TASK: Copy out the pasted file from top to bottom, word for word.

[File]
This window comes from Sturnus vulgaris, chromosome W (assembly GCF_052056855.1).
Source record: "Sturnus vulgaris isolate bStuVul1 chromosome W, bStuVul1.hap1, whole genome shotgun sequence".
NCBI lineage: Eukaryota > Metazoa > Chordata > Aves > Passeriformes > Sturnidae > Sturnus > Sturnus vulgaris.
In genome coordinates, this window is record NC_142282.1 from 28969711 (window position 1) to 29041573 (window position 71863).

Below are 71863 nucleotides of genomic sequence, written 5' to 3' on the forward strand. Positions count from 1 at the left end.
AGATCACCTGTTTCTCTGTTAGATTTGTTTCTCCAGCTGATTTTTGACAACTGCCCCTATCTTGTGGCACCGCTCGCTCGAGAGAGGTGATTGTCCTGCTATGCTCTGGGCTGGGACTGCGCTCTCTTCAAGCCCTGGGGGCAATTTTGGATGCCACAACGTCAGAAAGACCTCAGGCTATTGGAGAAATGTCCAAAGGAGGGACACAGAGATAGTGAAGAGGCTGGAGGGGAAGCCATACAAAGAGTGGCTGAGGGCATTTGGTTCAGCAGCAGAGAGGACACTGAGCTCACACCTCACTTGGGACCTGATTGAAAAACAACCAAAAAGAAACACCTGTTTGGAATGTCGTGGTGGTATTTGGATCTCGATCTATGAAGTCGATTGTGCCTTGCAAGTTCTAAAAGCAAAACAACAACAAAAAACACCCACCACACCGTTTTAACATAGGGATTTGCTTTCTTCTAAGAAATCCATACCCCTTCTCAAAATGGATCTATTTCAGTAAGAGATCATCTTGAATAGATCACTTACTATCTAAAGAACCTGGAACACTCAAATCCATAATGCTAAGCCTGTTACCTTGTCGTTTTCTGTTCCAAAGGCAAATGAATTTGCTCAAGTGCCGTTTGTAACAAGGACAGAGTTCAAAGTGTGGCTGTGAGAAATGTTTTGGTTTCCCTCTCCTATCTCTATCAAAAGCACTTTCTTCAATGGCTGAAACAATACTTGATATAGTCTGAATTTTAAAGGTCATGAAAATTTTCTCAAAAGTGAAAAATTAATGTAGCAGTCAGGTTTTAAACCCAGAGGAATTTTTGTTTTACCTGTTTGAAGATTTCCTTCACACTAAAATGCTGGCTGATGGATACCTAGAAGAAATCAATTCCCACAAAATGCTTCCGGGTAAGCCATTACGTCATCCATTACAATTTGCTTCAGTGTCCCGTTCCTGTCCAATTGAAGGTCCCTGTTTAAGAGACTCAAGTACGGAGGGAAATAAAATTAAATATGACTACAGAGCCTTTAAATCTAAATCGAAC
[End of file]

This window comes from Sturnus vulgaris, chromosome W (assembly GCF_052056855.1).
Source record: "Sturnus vulgaris isolate bStuVul1 chromosome W, bStuVul1.hap1, whole genome shotgun sequence".
NCBI lineage: Eukaryota > Metazoa > Chordata > Aves > Passeriformes > Sturnidae > Sturnus > Sturnus vulgaris.
In genome coordinates, this window is record NC_142282.1 from 28969711 (window position 1) to 29041573 (window position 71863).

Below are 71863 nucleotides of genomic sequence, written 5' to 3' on the forward strand. Positions count from 1 at the left end.
AGATCACCTGTTTCTCTGTTAGATTTGTTTCTCCAGCTGATTTTTGACAACTGCCCCTATCTTGTGGCACCGCTCGCTCGAGAGAGGTGATTGTCCTGCTATGCTCTGGGCTGGGACTGCGCTCTCTTCAAGCCCTGGGGGCAATTTTGGATGCCACAACGTCAGAAAGACCTCAGGCTATTGGAGAAATGTCCAAAGGAGGGACACAGAGATAGTGAAGAGGCTGGAGGGGAAGCCATACAAAGAGTGGCTGAGGGCATTTGGTTCAGCAGCAGAGAGGACACTGAGCTCACACCTCACTTGGGACCTGATTGAAAAACAACCAAAAAGAAACACCTGTTTGGAATGTCGTGGTGGTATTTGGATCTCGATCTATGAAGTCGATTGTGCCTTGCAAGTTCTAAAAGCAAAACAACAACAAAAAACACCCACCACACCGTTTTAACATAGGGATTTGCTTTCTTCTAAGAAATCCATACCCCTTCTCAAAATGGATCTATTTCAGTAAGAGATCATCTTGAATAGATCACTTACTATCTAAAGAACCTGGAACACTCAAATCCATAATGCTAAGCCTGTTACCTTGTCGTTTTCTGTTCCAAAGGCAAATGAATTTGCTCAAGTGCCGTTTGTAACAAGGACAGAGTTCAAAGTGTGGCTGTGAGAAATGTTTTGGTTTCCCTCTCCTATCTCTATCAAAAGCACTTTCTTCAATGGCTGAAACAATACTTGATATAGTCTGAATTTTAAAGGTCATGAAAATTTTCTCAAAAGTGAAAAATTAATGTAGCAGTCAGGTTTTAAACCCAGAGGAATTTTTGTTTTACCTGTTTGAAGATTTCCTTCACACTAAAATGCTGGCTGATGGATACCTAGAAGAAATCAATTCCCACAAAATGCTTCCGGGTAAGCCATTACGTCATCCATTACAATTTGCTTCAGTGTCCCGTTCCTGTCCAATTGAAGGTCCCTGTTTAAGAGACTCAAGTACGGAGGGAAATAAAATTAAATATGACTACAGAGCCTTTAAATCTAAATCGAAC